The Claymore Line
Charles Leigh Clay, son of a banker and brewer, came to South Wales in the 1850s and set up a coal exporting business in Cardiff. In 1919 this company bought four ships (Daybreak, Daybeam, Clayton & Claymont) which they ran until 1928 when they sold them and bought two fairly newly built ones (a new Daybreak and the Dayrose). The economic problems of the late 1920s and 30s caused the sale of the Daybreak in 1934, but in 1936 the company took over the Fairwater Shipping Co. with one ship of that name. During the Second World War both the company's ships were lost
4th July 1940 Steamship 4.108 tons Aircraft Bombed & Gunfire
Steam merchant 4,113 tons
Owner Claymore Shipping Co Ltd, Cardiff
Date of attack 15 Jan 1942 Sunk by U-552 (Erich Topp)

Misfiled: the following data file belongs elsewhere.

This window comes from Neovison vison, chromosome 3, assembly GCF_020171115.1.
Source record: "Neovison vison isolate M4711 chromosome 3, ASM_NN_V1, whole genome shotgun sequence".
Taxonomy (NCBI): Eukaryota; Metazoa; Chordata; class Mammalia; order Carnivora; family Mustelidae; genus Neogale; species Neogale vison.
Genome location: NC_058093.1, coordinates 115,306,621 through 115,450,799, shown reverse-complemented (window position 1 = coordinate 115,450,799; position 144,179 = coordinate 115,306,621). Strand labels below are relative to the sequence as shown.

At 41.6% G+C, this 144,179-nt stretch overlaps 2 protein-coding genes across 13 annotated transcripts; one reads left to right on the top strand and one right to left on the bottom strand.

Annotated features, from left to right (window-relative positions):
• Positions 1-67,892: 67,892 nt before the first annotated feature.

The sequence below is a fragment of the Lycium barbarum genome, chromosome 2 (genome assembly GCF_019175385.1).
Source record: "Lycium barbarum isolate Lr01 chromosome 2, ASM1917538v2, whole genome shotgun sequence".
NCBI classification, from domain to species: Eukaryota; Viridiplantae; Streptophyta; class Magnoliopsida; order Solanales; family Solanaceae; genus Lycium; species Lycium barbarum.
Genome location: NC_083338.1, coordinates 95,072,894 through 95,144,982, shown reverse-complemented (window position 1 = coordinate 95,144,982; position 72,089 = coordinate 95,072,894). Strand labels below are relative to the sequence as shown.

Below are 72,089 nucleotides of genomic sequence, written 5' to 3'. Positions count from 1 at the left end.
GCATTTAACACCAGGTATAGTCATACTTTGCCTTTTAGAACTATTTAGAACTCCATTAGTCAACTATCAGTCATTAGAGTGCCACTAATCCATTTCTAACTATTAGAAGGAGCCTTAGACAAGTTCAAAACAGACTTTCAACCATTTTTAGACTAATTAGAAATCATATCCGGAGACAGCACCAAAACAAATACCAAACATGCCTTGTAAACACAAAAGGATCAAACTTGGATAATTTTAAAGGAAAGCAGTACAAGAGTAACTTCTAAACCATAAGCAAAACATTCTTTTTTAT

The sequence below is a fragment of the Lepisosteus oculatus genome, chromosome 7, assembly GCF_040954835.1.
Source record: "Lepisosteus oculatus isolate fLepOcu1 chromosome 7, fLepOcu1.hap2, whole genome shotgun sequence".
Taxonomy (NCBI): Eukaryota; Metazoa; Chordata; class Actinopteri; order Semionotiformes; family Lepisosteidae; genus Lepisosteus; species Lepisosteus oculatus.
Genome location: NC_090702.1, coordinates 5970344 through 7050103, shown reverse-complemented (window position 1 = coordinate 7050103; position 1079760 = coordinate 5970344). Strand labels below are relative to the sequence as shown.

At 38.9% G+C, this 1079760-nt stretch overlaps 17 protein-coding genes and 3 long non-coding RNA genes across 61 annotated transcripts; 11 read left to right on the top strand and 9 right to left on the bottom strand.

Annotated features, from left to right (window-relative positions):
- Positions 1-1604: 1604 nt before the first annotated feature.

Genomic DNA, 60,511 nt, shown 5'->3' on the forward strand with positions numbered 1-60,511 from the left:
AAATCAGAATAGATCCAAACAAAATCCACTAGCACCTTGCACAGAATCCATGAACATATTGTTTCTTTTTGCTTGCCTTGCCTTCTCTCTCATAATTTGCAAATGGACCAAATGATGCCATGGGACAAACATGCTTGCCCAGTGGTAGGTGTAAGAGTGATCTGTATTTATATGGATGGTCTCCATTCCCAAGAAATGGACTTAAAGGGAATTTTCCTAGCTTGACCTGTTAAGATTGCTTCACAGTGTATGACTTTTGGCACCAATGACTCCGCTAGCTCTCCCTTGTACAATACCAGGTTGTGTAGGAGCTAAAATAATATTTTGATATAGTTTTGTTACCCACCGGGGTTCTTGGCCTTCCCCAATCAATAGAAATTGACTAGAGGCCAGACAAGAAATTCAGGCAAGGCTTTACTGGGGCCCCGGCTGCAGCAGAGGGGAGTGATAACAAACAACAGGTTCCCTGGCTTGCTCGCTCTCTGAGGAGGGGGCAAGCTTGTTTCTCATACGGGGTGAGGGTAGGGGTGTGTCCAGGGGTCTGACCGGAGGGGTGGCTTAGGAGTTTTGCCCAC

Position 46° 32'N, 53° 00'W - Grid BB 6673
Complement 42 (38 dead and 4 survivors).
Convoy Route St. Johns, Newfoundland - Halifax - Portland, Maine
Cargo - Ballast
At 01.38 hours on 15 Jan 1942 the unescorted Dayrose (Master Arthur Frederick Newman) was torpedoed and sunk by U-552 southwest of Cape Race. Altogether, the U-boat fired five torpedoes of which two struck the vessel and broke her in two. The master, 31 crew members and six gunners were lost. Four crew members (two by each destroyer) were picked up by USS Ericsson (DD 440) and USS Stack (DD 406) and landed at Argentia, Newfoundland.
. . . but in 1947 a "Liberty" ship was purchased and renamed Daybeam and the Empire Nerissa was also purchased and named Daydawn. The Dayrose followed shortly afterwards. The company continued operating its ships until the 1950s and evetually closed in 1963.